A poster hung in my kindergarten classroom with a silhouette of a coyote howling at the moon that read, “Be Yourself.”
I never really understood what that had to do with a coyote howling. I can only assume it was a very self-actualized coyote.
Ever since we are little we’re told, “Be yourself, just be yourself,” and it seems easy enough to do. I was always myself. Mostly for the sole reason that I had no idea how to be anyone else. I was very good about it my entire life. I was never Al Pacino, I was never Sheryl Crow, and I was never even Oprah (excluding one occasion on Purim which I would prefer not to discuss.)
It seemed silly that society felt it was so necessary to constantly remind us to be who we are, as if that was much harder than completely transforming into another human being.
I had no idea what they were talking about. Until I met Yitzak.
He was beautiful. Not in the mainstream superficial way that all the magazines flaunt, but in the way that I liked. His glasses hid his kind eyes, which I assumed were probably strained from several years of diligent torah study. His jaw was defined, yet fragile looking, suggesting compassion and femininity, and his hands were stained with ink. Just like mine.
He was a family friend and it had been arranged that we meet for coffee one afternoon at a place near his parents’ home.
I wanted him to like me more than I had ever wanted anyone to like me. I was overwrought about my manners, my movement, my conversation. I was being overly nice, unusually awkward, and trying all too hard. But I wasn’t trying to be myself. I was trying to be whoever I thought he wanted me to be. The only problem: I didn’t know who that was yet. Unless it was Oprah, I was in trouble.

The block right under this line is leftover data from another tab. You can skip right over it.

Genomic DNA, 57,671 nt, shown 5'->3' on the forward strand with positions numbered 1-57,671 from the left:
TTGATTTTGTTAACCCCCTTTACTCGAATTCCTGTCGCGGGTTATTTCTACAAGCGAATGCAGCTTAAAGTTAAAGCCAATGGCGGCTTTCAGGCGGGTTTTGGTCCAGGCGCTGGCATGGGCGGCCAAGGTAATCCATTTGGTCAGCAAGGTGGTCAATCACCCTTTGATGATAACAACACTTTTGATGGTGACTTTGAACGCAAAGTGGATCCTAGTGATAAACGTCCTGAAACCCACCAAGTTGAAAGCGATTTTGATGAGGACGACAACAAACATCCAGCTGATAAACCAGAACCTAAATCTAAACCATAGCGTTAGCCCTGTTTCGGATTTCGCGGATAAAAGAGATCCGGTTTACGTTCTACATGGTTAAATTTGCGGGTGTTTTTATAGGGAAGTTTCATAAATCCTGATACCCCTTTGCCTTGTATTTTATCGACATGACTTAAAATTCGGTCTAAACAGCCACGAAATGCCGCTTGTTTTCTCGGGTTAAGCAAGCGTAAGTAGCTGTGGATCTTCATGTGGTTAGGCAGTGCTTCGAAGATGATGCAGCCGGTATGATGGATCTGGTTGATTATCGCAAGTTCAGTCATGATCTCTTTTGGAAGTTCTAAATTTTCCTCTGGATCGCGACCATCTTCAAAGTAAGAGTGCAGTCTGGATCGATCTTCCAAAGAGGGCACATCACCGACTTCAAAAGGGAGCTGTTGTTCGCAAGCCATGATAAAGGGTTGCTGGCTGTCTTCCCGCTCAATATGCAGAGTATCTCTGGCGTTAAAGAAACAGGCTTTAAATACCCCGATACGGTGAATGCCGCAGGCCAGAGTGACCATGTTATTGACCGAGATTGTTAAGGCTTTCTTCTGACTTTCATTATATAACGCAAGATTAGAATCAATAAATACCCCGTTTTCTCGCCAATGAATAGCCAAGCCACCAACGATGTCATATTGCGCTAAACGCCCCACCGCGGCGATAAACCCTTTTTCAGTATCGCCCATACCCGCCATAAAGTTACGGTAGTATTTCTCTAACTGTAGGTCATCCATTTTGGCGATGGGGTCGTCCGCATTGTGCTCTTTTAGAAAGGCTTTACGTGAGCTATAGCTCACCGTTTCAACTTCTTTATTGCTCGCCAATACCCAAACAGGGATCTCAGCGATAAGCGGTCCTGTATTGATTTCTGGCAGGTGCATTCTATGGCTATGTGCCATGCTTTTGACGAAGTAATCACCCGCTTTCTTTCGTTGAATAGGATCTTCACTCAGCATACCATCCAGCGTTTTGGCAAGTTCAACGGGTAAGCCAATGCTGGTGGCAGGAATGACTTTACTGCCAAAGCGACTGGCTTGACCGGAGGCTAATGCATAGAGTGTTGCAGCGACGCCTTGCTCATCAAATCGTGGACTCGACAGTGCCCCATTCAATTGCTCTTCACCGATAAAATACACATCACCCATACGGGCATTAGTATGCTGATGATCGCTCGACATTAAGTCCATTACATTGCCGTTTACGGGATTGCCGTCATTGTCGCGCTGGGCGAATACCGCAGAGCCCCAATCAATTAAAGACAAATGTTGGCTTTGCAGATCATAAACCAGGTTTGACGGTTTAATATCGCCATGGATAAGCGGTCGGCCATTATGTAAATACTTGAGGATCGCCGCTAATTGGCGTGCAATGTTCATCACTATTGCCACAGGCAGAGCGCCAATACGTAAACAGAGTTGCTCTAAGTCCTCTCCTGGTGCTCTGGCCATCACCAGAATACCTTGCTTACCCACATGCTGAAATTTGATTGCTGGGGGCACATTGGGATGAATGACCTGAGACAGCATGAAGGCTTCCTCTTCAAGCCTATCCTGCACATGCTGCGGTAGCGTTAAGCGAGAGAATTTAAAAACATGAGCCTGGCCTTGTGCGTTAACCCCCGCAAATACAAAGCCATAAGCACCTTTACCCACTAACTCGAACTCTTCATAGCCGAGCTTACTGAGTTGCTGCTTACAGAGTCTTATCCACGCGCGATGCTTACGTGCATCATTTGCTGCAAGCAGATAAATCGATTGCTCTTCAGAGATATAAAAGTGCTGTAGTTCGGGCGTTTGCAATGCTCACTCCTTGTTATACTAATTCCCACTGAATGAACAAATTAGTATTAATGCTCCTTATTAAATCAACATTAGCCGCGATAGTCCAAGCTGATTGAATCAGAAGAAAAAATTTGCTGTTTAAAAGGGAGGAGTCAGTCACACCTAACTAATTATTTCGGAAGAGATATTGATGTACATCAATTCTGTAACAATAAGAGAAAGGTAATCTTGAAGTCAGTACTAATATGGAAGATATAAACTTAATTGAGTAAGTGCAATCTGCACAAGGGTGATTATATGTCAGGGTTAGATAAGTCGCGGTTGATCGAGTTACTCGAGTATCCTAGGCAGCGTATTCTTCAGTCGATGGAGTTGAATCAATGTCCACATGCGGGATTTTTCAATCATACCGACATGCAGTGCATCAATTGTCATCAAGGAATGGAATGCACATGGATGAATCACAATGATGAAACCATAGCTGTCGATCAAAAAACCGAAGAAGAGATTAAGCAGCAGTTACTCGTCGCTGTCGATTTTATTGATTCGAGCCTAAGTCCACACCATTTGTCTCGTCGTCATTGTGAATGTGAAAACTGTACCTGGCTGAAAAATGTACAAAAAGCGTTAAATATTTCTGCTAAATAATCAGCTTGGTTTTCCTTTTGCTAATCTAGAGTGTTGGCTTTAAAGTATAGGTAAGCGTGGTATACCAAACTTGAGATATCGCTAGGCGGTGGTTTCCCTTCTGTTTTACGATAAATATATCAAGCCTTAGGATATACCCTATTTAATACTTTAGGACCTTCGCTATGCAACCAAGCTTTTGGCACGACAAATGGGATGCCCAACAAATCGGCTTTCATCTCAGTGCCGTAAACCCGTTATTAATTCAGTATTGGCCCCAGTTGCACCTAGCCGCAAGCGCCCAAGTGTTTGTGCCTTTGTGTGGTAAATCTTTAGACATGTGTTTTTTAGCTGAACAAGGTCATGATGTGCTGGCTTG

“So I’m really into basketball.”
…I thought basketball was okay.
“Oh yea? Who’s your favorite player?”
…Because he’s the only one whosename I know.
“Oh yea, he’s great. I’m excited to see how he fares with The Heat.”
I am not. I’m from Cleveland. Lebron leaving was one of the worst things to happen to our city since the Cuyahoga River caught on fire in 1969. But contrary to what I had just told him, I don’t follow basketball, and merely thought he was commenting on how Lebron would handle the hot summer weather.
The dinner continued with him listing things he liked and me enthusiastically agreeing with everything he said. If he liked chocolate, I liked chocolate. He wanted to travel, I wanted to travel. He studied the effects of humic acids on the mineralization of low concentrations of organic compounds, I knew what a few of those words meant. I was convinced we were perfect for each other.
“You shouldn’t bother trying to act like someone you’re not,” advised my very wise friend Avi. “If you’re not compatible, it’s best you find out now rather than waste your time.”
He was right. It might have been easy enough to make some embellishments over coffee, but if this was to turn into anything serious, I wouldn’t be able to keep it up for long. I wanted him to like me, but more importantly he needed to like me, even if it’s the version of myself who doesn’t know anything about basketball or humic acids.
On our next date I told him about my interests. I admitted that I don’t always follow basketball, that I much prefer vanilla, and that I was never really a science person.
We didn’t have a lot of mutual interests, but as it turns out, we did have some things in common; hopes, dreams, goals and life philosophies.
Suddenly chocolate versus vanilla didn’t seem like such a big deal.
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